Don’t victim blame. No one chooses to be part of a difficult situation. You may not agree with the person but that doesn’t make their feelings void. Practise empathy and acknowledge their feelings.
Educate yourself about warning signs, symptoms.
Validate their experiences. A simple, “that must feel so (enter expressed feeling)” can make a world of a difference.
Avoid using clichés like “you should be grateful, there are people who go through worse” or “cheer up, deal with it, be strong” as they send the message that vulnerability is weak and abnormal.
Most importantly, if they show signs of intense distress, self harm, suicidal thought, which may be in the form expression of extreme or strong emotion or, immediately redirect them to a trained/qualified/licensed mental health professional. You could salvage a life.
Keep your privilege and biases in check and constantly update your belief systems to accommodate new experiences and information. Be mindful of the fact that you may not necessarily understand what someone is going through but that doesn’t make their experiences untrue.
Just listen, saying something isn’t always necessary, just sharing the same space is sometimes good enough to show that you are htere for them. Sometimes, silence is golden.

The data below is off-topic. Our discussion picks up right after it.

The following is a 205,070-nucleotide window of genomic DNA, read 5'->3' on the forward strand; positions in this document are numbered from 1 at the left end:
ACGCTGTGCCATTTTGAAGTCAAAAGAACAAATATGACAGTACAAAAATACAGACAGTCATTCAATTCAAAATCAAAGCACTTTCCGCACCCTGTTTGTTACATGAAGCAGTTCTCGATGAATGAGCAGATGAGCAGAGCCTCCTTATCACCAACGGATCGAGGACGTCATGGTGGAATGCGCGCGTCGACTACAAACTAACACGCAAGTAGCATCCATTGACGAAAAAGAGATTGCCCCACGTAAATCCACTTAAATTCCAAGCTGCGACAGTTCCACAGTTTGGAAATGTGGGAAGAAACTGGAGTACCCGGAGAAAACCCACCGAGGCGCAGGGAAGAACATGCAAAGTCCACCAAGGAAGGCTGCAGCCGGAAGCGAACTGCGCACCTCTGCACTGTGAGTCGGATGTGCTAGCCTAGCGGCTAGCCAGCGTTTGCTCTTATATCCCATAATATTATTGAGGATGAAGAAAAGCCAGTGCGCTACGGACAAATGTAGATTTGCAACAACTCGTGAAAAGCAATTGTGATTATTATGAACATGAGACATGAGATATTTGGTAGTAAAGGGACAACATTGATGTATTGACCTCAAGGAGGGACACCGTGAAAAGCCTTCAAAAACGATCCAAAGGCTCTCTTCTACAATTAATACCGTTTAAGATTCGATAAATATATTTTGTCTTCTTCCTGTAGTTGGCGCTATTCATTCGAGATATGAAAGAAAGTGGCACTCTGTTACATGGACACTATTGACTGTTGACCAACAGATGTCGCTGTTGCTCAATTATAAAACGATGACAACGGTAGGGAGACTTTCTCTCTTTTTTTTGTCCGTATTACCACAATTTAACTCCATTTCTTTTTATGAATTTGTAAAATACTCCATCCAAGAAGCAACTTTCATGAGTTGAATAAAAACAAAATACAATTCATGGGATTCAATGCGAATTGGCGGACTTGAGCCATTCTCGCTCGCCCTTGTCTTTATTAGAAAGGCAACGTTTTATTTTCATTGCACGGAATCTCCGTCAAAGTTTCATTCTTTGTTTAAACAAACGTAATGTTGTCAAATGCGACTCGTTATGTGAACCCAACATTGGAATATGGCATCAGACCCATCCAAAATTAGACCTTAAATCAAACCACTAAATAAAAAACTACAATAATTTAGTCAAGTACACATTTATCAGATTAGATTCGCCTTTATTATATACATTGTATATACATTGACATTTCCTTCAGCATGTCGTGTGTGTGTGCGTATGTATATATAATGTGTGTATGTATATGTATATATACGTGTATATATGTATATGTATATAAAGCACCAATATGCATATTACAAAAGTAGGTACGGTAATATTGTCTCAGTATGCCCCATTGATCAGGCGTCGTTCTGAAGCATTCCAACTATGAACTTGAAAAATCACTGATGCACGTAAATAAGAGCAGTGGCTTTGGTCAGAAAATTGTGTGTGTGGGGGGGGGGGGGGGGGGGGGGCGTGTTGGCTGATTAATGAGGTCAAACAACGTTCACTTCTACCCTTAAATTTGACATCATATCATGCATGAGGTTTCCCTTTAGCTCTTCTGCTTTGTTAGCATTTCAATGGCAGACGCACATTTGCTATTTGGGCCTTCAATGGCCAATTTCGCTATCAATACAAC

Prioritize you own mental health and recognize the extent of your mental capacity. You may not always have the emotional space to listen to someone. Learn to ask, have firm boundaries. Assertiveness is a crucial life skill that must be practised. Be honest. Let them know that you are overwhelmed too or simply unavailable for emotional labor. Again, you are not responsible for them.
The most important of all, keep a list of legitimate and competent mental health practiioners/experts handy. If certain issues feel overwhelming, you can always refer to them for guidance. Remember, therapy is not just for people with mental illnesses but also for people who can’t seem to find solutions to their problems on their own. There’s no shame in asking for help, it may transform someone’s life!